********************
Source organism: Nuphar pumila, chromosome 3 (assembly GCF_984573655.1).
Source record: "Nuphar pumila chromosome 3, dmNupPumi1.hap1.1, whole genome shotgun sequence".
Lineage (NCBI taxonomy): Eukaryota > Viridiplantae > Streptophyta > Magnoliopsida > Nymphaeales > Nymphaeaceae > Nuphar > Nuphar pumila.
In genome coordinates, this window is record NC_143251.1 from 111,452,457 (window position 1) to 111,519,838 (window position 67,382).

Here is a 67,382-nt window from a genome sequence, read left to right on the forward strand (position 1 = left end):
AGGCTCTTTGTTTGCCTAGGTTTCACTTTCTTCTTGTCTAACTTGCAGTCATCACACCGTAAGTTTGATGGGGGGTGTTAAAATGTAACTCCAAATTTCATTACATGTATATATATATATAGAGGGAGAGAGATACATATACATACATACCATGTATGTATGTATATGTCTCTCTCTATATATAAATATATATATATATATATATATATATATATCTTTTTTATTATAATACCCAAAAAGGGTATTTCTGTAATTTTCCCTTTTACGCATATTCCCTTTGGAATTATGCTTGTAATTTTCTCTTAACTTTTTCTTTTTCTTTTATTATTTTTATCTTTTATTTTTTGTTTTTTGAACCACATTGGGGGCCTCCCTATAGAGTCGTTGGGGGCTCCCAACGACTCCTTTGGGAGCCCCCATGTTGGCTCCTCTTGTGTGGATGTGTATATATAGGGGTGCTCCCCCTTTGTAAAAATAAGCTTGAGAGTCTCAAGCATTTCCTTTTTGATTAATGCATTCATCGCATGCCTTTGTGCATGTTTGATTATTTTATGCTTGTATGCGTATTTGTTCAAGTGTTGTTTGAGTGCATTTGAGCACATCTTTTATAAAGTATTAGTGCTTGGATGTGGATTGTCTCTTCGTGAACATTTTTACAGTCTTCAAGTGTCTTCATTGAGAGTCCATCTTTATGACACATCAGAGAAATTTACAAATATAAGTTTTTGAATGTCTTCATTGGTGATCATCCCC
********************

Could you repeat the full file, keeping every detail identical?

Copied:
Source organism: Nuphar pumila, chromosome 3 (assembly GCF_984573655.1).
Source record: "Nuphar pumila chromosome 3, dmNupPumi1.hap1.1, whole genome shotgun sequence".
Lineage (NCBI taxonomy): Eukaryota > Viridiplantae > Streptophyta > Magnoliopsida > Nymphaeales > Nymphaeaceae > Nuphar > Nuphar pumila.
In genome coordinates, this window is record NC_143251.1 from 111,452,457 (window position 1) to 111,519,838 (window position 67,382).

Here is a 67,382-nt window from a genome sequence, read left to right on the forward strand (position 1 = left end):
AGGCTCTTTGTTTGCCTAGGTTTCACTTTCTTCTTGTCTAACTTGCAGTCATCACACCGTAAGTTTGATGGGGGGTGTTAAAATGTAACTCCAAATTTCATTACATGTATATATATATATAGAGGGAGAGAGATACATATACATACATACCATGTATGTATGTATATGTCTCTCTCTATATATAAATATATATATATATATATATATATATATATCTTTTTTATTATAATACCCAAAAAGGGTATTTCTGTAATTTTCCCTTTTACGCATATTCCCTTTGGAATTATGCTTGTAATTTTCTCTTAACTTTTTCTTTTTCTTTTATTATTTTTATCTTTTATTTTTTGTTTTTTGAACCACATTGGGGGCCTCCCTATAGAGTCGTTGGGGGCTCCCAACGACTCCTTTGGGAGCCCCCATGTTGGCTCCTCTTGTGTGGATGTGTATATATAGGGGTGCTCCCCCTTTGTAAAAATAAGCTTGAGAGTCTCAAGCATTTCCTTTTTGATTAATGCATTCATCGCATGCCTTTGTGCATGTTTGATTATTTTATGCTTGTATGCGTATTTGTTCAAGTGTTGTTTGAGTGCATTTGAGCACATCTTTTATAAAGTATTAGTGCTTGGATGTGGATTGTCTCTTCGTGAACATTTTTACAGTCTTCAAGTGTCTTCATTGAGAGTCCATCTTTATGACACATCAGAGAAATTTACAAATATAAGTTTTTGAATGTCTTCATTGGTGATCATCCCC